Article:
We've located four defensive ends of similar age and production who signed contracts in recent years. To determine a more likely starting point for our numbers, we'll perform a linear regression of each contract breakdown listed below.
|Player||Length||Value||Avg. Salary||Age When Signed|
Note: A linear regression is a formula that plots the provided points of data for Length and Value of the contracts, and then generates the best-fit line for those points, resulting in a "slope" value that translates to an average annual salary.
View the list of Top Average Paid Defensive Tackles in the NFL
Because Heyward (26) is younger/older than some of our variables were at the time of their signings, we'll adjust the above contracts down to his age by adding to their overall years to make each variable player 26 years old. Once a linear regression is performed on these new numbers we're given the following terms to begin with:
|Length||Value||Avg. Salary (slope)|
Now let's analyze these players statistically in the year prior to signing their second contract by showing Games Played, Sacks, Tackles, Solo Stops, and QB Hurries.
|J.J. Watt (2012-13, HOU)||16||15.5||67||69.5|
|Mario Williams (2010-11, HOU)||14.5||10.5||19.5||28|
|Calais Campbell (2010-11, ARI)||16||7||49||42.5|
|Corey Liuget (2013-14, SD)||16||5.5||38||24.5|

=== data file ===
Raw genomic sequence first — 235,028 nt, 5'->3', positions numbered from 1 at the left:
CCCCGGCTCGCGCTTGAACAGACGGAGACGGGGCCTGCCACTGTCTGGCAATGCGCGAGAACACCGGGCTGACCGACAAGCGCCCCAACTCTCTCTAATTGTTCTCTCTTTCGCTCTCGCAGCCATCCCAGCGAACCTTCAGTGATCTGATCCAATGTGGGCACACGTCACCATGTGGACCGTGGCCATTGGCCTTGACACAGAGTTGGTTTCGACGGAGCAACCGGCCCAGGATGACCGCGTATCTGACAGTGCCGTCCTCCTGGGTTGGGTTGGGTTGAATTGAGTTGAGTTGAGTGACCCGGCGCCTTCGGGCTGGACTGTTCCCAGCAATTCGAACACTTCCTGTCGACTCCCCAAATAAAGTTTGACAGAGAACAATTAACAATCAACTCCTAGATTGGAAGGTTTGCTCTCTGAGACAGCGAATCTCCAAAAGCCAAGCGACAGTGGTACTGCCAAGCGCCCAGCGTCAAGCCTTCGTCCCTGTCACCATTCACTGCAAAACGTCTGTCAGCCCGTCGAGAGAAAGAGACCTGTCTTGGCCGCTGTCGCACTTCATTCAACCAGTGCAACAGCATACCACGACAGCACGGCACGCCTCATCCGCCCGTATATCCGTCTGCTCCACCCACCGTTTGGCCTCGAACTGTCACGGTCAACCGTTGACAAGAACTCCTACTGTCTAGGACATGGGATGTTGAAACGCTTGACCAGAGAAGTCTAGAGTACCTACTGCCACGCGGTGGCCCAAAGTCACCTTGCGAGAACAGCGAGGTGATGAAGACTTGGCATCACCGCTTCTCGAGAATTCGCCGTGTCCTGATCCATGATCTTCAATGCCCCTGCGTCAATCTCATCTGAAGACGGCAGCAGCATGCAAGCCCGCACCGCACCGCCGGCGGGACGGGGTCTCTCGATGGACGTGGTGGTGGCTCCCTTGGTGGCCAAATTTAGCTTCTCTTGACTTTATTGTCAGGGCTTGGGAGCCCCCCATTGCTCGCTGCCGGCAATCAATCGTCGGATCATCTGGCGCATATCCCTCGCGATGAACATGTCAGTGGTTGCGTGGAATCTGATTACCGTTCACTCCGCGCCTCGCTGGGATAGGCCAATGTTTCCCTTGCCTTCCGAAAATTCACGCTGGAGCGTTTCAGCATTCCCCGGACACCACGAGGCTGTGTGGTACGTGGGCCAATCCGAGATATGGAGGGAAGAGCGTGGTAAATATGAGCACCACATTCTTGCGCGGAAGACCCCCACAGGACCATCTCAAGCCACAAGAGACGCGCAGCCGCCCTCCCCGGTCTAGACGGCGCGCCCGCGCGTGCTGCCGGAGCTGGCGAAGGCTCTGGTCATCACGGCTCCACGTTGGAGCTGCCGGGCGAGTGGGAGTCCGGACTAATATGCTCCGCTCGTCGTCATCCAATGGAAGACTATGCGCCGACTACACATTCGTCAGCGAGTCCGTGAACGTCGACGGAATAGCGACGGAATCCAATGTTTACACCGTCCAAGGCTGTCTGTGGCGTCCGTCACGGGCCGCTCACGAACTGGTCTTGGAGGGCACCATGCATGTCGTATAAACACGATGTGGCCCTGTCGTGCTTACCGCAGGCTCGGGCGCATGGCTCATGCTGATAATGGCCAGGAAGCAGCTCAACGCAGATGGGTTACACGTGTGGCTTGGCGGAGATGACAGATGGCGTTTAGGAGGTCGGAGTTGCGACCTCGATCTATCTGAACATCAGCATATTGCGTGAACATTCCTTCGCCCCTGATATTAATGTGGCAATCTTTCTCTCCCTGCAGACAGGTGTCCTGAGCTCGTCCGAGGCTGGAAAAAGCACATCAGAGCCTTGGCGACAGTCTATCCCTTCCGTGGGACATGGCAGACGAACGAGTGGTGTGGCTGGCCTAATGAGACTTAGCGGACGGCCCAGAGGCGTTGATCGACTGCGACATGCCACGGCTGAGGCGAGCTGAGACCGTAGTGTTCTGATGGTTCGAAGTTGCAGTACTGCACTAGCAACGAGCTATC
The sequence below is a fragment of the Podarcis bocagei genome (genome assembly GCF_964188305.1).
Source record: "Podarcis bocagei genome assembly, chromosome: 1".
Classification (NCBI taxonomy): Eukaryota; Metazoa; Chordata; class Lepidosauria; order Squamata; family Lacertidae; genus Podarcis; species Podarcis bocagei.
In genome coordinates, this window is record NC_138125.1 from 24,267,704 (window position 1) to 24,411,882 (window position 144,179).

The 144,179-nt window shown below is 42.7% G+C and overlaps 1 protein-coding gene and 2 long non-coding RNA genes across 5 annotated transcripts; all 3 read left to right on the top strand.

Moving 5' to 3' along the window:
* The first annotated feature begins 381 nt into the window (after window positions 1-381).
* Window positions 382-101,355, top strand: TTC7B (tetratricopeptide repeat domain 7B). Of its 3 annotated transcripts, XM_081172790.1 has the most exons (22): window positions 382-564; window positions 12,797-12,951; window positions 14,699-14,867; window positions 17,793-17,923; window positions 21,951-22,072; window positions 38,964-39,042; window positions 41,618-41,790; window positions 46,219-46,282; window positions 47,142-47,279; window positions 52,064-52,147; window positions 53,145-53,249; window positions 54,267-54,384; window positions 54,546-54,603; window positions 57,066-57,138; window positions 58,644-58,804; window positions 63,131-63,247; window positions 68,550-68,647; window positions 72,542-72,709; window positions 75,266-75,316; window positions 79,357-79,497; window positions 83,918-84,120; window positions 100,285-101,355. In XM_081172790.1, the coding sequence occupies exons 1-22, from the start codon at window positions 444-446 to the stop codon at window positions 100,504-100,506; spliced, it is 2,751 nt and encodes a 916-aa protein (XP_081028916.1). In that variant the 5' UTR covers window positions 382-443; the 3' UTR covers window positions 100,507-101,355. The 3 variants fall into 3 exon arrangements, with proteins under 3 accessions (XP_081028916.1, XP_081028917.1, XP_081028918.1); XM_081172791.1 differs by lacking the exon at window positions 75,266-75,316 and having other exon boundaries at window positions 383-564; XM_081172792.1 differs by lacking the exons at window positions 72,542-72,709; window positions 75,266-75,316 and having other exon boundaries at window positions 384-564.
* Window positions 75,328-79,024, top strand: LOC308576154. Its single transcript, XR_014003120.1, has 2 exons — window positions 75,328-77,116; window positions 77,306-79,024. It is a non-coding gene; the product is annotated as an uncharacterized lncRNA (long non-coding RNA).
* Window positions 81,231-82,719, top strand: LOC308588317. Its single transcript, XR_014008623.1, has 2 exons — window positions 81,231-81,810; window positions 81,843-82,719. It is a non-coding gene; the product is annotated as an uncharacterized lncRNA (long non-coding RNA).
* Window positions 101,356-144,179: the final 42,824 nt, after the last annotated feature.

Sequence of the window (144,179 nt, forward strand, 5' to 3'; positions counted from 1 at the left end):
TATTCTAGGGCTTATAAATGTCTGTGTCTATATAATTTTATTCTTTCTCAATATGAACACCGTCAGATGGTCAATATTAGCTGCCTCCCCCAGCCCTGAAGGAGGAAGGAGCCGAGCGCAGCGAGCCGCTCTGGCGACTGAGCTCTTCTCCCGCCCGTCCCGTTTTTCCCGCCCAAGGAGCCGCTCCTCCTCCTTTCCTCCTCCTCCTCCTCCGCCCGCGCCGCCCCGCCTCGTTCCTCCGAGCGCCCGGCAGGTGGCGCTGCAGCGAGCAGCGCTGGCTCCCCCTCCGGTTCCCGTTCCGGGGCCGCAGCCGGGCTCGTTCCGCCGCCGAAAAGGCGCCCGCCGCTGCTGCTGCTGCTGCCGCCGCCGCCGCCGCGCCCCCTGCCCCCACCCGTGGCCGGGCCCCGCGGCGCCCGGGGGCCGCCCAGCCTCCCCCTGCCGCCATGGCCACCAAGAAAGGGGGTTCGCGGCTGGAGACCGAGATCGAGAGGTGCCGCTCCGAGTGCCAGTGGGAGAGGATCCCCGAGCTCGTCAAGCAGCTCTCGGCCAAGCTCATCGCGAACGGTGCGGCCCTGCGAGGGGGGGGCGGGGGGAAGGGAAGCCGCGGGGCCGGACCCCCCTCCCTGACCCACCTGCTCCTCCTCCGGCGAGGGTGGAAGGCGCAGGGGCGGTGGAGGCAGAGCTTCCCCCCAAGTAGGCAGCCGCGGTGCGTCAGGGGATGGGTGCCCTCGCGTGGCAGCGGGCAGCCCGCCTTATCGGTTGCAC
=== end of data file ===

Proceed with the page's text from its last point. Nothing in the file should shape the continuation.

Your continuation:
|Cameron Heyward (2013-14, PIT)||16||6.5||35||27.5|
|AVERAGE PRIME %||-20.63%|
|MEDIAN PRIME %||-25.89%|
Heyward seems to be producing in the ballpark of Liuget and Campbell, but is quite a bit behind the likes of Watt (as all are). We'll carry through his Median and Average Prime Percentages into our formula below.
Heyward has been both consistent, and reliable since joining the Steelers in 2011, no concern in terms of guaranteed money.
Length of the Contract
Our base figures average out to just north of 5 years. At 26 years old, and with recent 6 year deals for major pass rushers already locked down, it makes sense that the Steelers signed Heyward through the year 2020.
Value of the Contract
Our base contract figures provided a deal averaging just under $13.5M per season, well above Heyward's statistical value. When including our prime percentages (both of which he achieved negative values for), we're given the following:
• Guaranteed: $18,000,000 (31%)
As you can see, our calculated forecast nearly matches the deal the Steelers and Heyward agreed on, once again proving that teams can find value with long-term contracts if they get out in front of the situation. As the great Andrew Brandt frequently says, deadlines spur actions, and by actions here, we mean added dollars. While the guaranteed portion of Heyward's actual deal has yet to be confirmed, we've heard that the initial bonus appears to be around the $15M mark, meaning it's perfectly likely that a fully guaranteed $3-4M 2015 salary will also be included. In all likelihood, the Steelers valued Heyward in a similar fashion here, realizing he's a Top 5 3-4 defensive end right now, and should be paid accordingly.